Andrea: Basically, this time around, especially for “Shallow Life” we’ve been changing the usual process because before we were working a lot from the computer at home and Marco, the bass player was the main song writer and he came up with up with all the ideas and then we just go to the computer and record some vocals, some ideas for vocals. This time we’ve been starting completely different, sometimes we start the song from the vocals, like we come up with an idea for a chorus and we give it Marco was playing around the music and build the song around the vocal line and or we’ve been doing more of a band effort like everybody came in with idea like Cris the guitar player and Marc, the other guitar player composed a lot of the songs, and there’s been much more exchange, much more working in the practice and rehearsal instead of at home working separately, and then just put together everything.
This way I think we’ve been more able to go to the essence of music instead of keep adding arrangements on the music like keyboards or violins like we did in the past a lot because maybe we didn’t feel like the song was strong enough so we were putting more and more arrangement to make it sound more open or more complete. This time we’ve been working and practicing with the basic instruments that way it has to be stronger right away from the basic essence of the song. That’s why when you hear the new album there are a lot of songs that are simpler in the structure in the way the arrangements are made, but all the single instruments and the voices, there is much more attention on every detail of the single instrument. We’ve been able to let the most important things come out of the song losing a little bit of the vocals in the middle of the keyboards or in the middle of the violins, so we’ve been able to be a little more straight in your face with this album.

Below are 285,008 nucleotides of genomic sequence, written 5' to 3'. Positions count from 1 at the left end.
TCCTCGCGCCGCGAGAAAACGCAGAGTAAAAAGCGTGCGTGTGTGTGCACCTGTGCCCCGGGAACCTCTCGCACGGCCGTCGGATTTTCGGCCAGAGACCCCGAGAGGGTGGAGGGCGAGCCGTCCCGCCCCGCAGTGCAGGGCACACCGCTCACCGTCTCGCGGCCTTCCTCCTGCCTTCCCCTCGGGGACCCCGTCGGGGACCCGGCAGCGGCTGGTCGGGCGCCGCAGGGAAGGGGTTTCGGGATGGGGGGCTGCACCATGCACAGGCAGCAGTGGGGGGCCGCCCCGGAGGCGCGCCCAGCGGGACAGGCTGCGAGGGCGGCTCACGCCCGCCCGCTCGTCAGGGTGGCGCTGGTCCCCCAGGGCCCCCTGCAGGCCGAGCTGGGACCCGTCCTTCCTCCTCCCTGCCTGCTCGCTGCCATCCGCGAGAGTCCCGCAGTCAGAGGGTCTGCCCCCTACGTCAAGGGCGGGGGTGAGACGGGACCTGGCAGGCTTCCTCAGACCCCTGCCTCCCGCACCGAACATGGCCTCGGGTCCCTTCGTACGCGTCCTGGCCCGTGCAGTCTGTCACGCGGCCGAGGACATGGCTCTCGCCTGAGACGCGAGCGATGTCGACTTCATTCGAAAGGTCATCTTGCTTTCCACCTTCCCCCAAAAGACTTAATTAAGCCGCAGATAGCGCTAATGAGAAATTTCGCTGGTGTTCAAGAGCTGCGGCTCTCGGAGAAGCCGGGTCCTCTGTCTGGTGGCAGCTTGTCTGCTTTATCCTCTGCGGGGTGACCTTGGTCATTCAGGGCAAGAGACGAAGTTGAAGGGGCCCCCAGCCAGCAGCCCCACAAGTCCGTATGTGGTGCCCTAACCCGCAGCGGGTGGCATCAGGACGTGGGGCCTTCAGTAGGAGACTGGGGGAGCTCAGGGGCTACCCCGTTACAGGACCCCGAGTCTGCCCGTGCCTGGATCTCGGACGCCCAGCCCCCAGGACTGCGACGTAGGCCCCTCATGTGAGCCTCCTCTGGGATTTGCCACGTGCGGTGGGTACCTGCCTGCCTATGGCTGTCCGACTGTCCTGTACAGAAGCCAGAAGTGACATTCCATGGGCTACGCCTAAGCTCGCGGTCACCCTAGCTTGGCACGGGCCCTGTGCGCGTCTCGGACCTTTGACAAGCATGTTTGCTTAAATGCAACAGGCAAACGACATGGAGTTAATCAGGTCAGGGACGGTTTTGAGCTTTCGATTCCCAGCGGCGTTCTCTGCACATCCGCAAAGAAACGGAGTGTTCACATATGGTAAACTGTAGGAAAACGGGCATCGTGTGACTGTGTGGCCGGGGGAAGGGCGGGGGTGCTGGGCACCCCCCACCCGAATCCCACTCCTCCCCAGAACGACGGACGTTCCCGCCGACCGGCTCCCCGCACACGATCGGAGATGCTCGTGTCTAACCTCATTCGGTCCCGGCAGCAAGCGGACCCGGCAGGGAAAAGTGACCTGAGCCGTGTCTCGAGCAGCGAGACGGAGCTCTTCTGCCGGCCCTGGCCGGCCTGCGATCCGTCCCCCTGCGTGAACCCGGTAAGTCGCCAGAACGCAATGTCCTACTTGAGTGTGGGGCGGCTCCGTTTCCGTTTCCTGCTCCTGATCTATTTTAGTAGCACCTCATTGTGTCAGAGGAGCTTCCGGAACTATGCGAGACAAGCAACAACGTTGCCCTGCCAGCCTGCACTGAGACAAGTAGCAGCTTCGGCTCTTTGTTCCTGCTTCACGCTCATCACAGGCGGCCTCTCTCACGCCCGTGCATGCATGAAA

Did you start singing in English or was that something you had to learn later?
Andrea: Ya, we start right away in English because all the bands we listened to were from the UK or America so we grew up listening to American rock bands or British rock bands. We never really had this style of music in Italian. Italian is a very good language, very melodic, but it fits very well with traditional music and more love songs, it’s very soft and melodic. It’s pretty well for that kind of music but for rock music English is just much better because it’s very different… with one word you can express a much wider concept where with Italian you have thousands of words for everything and it’s much more complicated to be more concrete in the chorus with so many words and the sound of the words is so different and it’s so hard to make it work for heavy music or hard music.
English was the best choice, we decide the fact that we were meaning to go out of Italy with our music because this type of music is not popular in Italy, Italy is not exactly a rock and roll heaven, so it was normal for us to go out and try to work around Europe, at least in the beginning we need another language that could be understood by everybody.
So what is your live show like?
Andrea: Right now we are, we’re doing basically one of the first headlining tours in America, so on this run we bring out a little bit of production to make, even if we’re not playing very big venues, we’re playing clubs, we want to give something extra to the people just because it’s the first time we headline any of the cities, so we have new crowd and new people coming for the first time to see us and it’s very important that we make good impression to come back maybe later on with a bigger tour if the album will be working pretty well, like the song right now, “Spellbound” is doing pretty well on the radio here in America, so maybe here is a few months we will be able to push it further and make bigger tour. So this tour is especially to be present in the market and touch all the territories we haven’t touched on the “Music As A Weapon” with Disturbed, and do a lot of the new territories we haven’t touched at all with this new album so we’re doing promoting and doing a little bit of the radio, meet and greet, also the show for our fans It’s a very energetic show with a bit of production and even if the size of the venue is not very big it’s a good looking show and good sounding, so it’s nice event, for people who have never seen us it’s a great way for people to see us in the right dimension, like a very nice atmosphere because of the size of the venue.